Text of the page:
When I was interviewed for ESPN’s 30 for 30 documentary The Price of Gold, the memories of the events at the 1994 U.S. Figure Skating Championships quickly came back to life. It was my first “Nationals” as an accredited journalist for the magazine I recently launched. Little did I know that a plan was in the works that would forever change the sport of figure skating. That plan resulted in the attack on Nancy Kerrigan. For those who want to get a solid unbiased perspective on what happened during that time, I strongly suggest you watch the documentary. Director Nanette Burstein did a brilliant job presenting the story.
As I read the industry trades regularly I heard about a movie in development that was presenting the story as a black comedy. How do you make a black comedy around a planned attack? Why do you center it on the skater that was banned from the sport of figure skating due to either her knowledge of, actions, or some other involvement in this vicious attack on another skater?
The entertainment industry is littered with hypocrisy. I’m sure some producer was well aware of the tens of millions that were captivated then and how successful the ESPN documentary was. But just because there is a perceived market for something, doesn’t mean that it should be produced. This isn’t a story of fiction, this is one of fact. But the film that just came out two days ago not only makes a laughing stock of the sport, but elevates the perpetrator to the sympathy vote. Let me be clear, anyone who is anyone who follows the sport or works in it, has zero sympathy for her. There’s a reason why she was banned from the sport. I don’t care how many accolades, awards or positive reviews this film receives, it never should have been made.
Nancy Kerrigan is a friend. In addition to skating with her a bit on the same ice many years ago, I interviewed her many times. We really got to know each other when we were on Skating with Celebrities and flew back and forth between Los Angeles and Boston. She is probably not only one of the hardest working skaters I know, but one of the bravest.
Here is someone who was horribly attacked just because she was pursuing her dream to be the best. That’s what sport is all about. To be the best and to be honest in that pursuit. There are no shortcuts. There is no easy path. You attack the ice, not your competitor. You beat them on the podium, not on a knee.
When I think of what Nancy had to go through mentally and physically after that tragedy it still defies any sort of explanation. It was bravery bar none. It’s one thing to overcome a physical setback, it happens all time in sports. But to have it compounded with a planned attack on you so your adversary has a better chance to win, that person should never be allowed to shine again—particularly in a film that presents her sympathetically.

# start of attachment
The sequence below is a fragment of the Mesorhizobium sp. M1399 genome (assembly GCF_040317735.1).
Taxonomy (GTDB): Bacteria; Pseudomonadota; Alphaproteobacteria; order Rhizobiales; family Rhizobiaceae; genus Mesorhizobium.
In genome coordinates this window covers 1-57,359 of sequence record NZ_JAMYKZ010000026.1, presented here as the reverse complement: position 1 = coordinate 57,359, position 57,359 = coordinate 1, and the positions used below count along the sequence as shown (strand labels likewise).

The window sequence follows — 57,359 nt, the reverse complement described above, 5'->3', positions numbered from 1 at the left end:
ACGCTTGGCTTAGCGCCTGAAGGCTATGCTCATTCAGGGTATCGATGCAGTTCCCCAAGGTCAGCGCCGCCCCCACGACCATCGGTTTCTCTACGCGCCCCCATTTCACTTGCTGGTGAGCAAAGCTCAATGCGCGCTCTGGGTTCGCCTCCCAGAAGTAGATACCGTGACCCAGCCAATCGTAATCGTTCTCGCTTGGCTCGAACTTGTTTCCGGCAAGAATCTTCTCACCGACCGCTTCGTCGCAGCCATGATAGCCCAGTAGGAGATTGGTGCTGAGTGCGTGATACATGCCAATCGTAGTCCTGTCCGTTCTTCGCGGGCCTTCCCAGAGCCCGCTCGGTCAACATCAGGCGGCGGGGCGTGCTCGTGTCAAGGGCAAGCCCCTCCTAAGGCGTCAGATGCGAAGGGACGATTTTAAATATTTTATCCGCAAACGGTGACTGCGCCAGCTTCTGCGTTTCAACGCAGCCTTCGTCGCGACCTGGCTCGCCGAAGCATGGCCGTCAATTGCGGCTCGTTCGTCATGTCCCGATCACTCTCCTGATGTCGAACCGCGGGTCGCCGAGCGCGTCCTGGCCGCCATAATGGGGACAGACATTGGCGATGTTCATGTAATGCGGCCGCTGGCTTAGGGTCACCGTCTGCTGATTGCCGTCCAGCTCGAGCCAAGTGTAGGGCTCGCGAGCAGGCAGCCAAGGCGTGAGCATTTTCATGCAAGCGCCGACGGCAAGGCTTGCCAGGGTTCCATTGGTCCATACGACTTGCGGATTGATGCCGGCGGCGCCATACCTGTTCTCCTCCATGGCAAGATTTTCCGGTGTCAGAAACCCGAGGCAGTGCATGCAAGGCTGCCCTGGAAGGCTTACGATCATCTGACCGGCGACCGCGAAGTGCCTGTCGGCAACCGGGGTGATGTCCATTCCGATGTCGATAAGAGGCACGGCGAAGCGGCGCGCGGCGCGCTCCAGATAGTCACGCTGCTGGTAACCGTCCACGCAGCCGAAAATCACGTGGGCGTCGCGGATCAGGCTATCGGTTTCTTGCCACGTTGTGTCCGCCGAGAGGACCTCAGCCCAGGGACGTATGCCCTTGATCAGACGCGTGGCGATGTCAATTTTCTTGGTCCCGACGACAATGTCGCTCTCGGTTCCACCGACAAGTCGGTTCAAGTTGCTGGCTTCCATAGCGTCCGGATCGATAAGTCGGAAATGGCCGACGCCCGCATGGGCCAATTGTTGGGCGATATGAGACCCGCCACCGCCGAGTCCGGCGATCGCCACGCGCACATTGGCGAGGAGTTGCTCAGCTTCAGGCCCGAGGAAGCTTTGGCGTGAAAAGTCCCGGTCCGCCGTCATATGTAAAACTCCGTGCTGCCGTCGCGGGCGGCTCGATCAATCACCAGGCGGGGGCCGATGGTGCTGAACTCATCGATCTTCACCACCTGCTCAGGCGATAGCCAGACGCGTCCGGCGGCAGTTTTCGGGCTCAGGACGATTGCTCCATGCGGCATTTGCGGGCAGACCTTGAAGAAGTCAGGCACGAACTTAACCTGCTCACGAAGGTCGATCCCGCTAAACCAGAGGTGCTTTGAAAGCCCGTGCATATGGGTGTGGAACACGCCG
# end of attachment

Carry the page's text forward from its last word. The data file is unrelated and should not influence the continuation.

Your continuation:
There are so many interesting true stories that could be told in figure skating. One has to ask, is this the only story the sport has to offer? I’ll confess I only watched the first hour of this “non-skating” film and clicked off the screener. Enough was enough.
The real story is about Nancy Kerrigan. How she steadfastly pulled herself together after the tragedy and went on to enjoy a successful skating career. At the end of the day she took to the ice in the rink, not in in the glass.
Last week I mentioned how producing a film is not rocket science, but writing about rocket science is a different story.
With Justice Is Mind I did an exhaustive amount of research on two fronts. The first was mind-reading technology with the second being the law as it applies to investigations and the courtroom. But at some point you reach a certain knowledge bank when you can start writing.
Once a project of mine is given the green light I bring it to experts to insure its veracity. Of course there’s creative licensing, but at the end of the day a rocket launches vertically not horizontally!
One of the things I enjoy the most about screenwriting is learning something new. Am I an expert on mind-reading, the legal profession and rocket science? Good heavens no. But I can certainly talk about it in the context in which it’s presented. That’s what filmmakers do. We present. We create a fictional world against fact. Sure, some stories are pure science fiction with no regard to science, but I like to root my stories in plausibility.
While I was inspired to write Justice Is Mind from a 60 Minutes story, did I ever actually think the science fiction I postulated in my story could become near science fact? As a storyteller I’m doing just that, telling a story. My feeling has always been that as long as the story is interesting, it will hold an audience.
We’ve all been reading the difficulty that films are having at the box office. There are countless discussions on why this is happening. I have my own theories, but what I truly believe it comes down to is having an interesting story that is well marketed.
When I was marketing Justice Is Mind the actors were brilliantly talented and on par with any A list actors you would see on the silver screen, but they were not A list from a public relations point of view. I couldn’t market the film with Starring So and So, but I could market the concept. The end result was audiences bought a ticket and came to our screenings. Some were nearly sold out while others saw an OK attendance. What it proved to all of us was that audiences will turn out for an interesting story.
Revisiting the First World story has also been interesting. In addition to my “rocket science” research, I had almost forgotten the mountain of work I have done on this project, from writing the original script, producing a short film version, writing a sequel and publishing a novella. It’s safe to say I have some well thought out characters to work with!